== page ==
Realty Department assists in ad valorem taxes for at-risk sale of land

Restricted property is held by an individual that was kept in their family and handed down. (Morgan Taylor/MM)

An emergency one-time appropriation helped citizens with land taxes

by Morgan Taylor

MVSKOKE RESERVATION – The Muscogee Nation Realty and Trust Services Department provided a one-time, emergency payment to counties within the reservation to prevent the sale of property owned by Muscogee citizens.

The National Council approved a one-time special appropriation of $75,000 for the department to directly assist with ad valorem taxes.

Property with three years delinquent taxes were up for auction in the Oklahoma State Tax Sale held on June 12.

Counties provided the department with a list of the at-risk properties 90 days prior to the sale.

TAAMS Coordinator Rachel Langley initiated the process of making connections with owners, possible owners, and probable heirs in the hopes of preventing property loss.

“We had several restricted but taxable and some land where some people who had passed away mostly due to COVID who’s probates weren’t done, where we didnt know who the heirs were,” Langley said.

The funds were only meant to cover 2019 taxes, keeping land parcels off the market.

“We didn’t catch them up but kept it from being sold,” Langley said.

The “no strings attached” tax funding assistance was to help those who don’t qualify with existing programs that the Nation has to offer.

Langley said the number of citizens needing this emergency assistance was small, ranging from one to three percent of the landowners.

According to Langley, she was able to notify a family member or heir to each property at stake. Most landowners were participating in eligible programs or able to pay the outstanding balance.

She claims she had trouble with one particular property, in which she sent 72 letters addressed to possible contacts before she finally received a response from a grandchild of the deceased owners residing in Texas.

A typical case to Langley, the two owners had passed with the last one passing in 2016. Counties are only legally required to send two notification letters to a single address before the county decides to sell.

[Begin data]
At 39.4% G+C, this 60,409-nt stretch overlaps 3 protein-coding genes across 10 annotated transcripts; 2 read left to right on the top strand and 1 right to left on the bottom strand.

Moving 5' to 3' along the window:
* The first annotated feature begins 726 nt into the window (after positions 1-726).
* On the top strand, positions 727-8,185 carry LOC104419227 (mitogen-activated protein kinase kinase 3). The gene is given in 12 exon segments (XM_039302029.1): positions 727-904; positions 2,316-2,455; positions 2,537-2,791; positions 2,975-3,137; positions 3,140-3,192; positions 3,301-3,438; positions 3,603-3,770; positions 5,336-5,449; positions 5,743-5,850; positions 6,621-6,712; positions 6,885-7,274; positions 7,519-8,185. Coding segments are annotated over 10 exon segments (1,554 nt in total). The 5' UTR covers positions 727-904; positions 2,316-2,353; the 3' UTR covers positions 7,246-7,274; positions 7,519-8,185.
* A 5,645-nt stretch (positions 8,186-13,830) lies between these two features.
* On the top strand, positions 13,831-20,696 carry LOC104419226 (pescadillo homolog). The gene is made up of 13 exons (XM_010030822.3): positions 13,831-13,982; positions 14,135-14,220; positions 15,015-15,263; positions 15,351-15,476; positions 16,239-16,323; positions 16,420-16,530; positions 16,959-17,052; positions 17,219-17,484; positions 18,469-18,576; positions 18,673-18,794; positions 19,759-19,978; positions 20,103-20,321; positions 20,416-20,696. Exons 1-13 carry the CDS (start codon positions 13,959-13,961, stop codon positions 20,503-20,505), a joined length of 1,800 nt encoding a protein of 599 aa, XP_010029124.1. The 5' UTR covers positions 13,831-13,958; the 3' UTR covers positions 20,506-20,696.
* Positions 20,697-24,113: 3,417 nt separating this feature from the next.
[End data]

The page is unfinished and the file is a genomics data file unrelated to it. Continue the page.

In some cases, Langley has seen a number of land parcels go unpaid due to lack of communication. Heirs and owners are often not notified of their inheritance or co-ownership, leaving taxes unpaid.

Bills can keep stacking up as newspaper ad runs of $125 each are tacked on to the delinquent balance, which Langley claims would be run twice a year for three years.

There are programs within the MCN Realty and Housing Departments that assist landowners and homeowners who meet certain criteria with tax assistance.

“There are a lot of citizens who are unaware of the programs we have to help with taxes,” Langley said.

Mutual help homes in paid-off status with no current liens can be put into trusts through the realty department.

The department does not plan on making this a regular program or assistance, Langley said. They would like to take more preventative measures by educating citizens on various programs or assisting them with further needs.

Realty trust services include trust probates, inventories for probates and estate planning, trust acquisitions, removal of restrictions, advising on surface property, leases, rights-of-way, on-site inspections, surveys and appraisals for restricted/trust properties, environmental assessments, quiet title suits, land referral services, fencing for restricted property, forestry and a land title records office for property owners.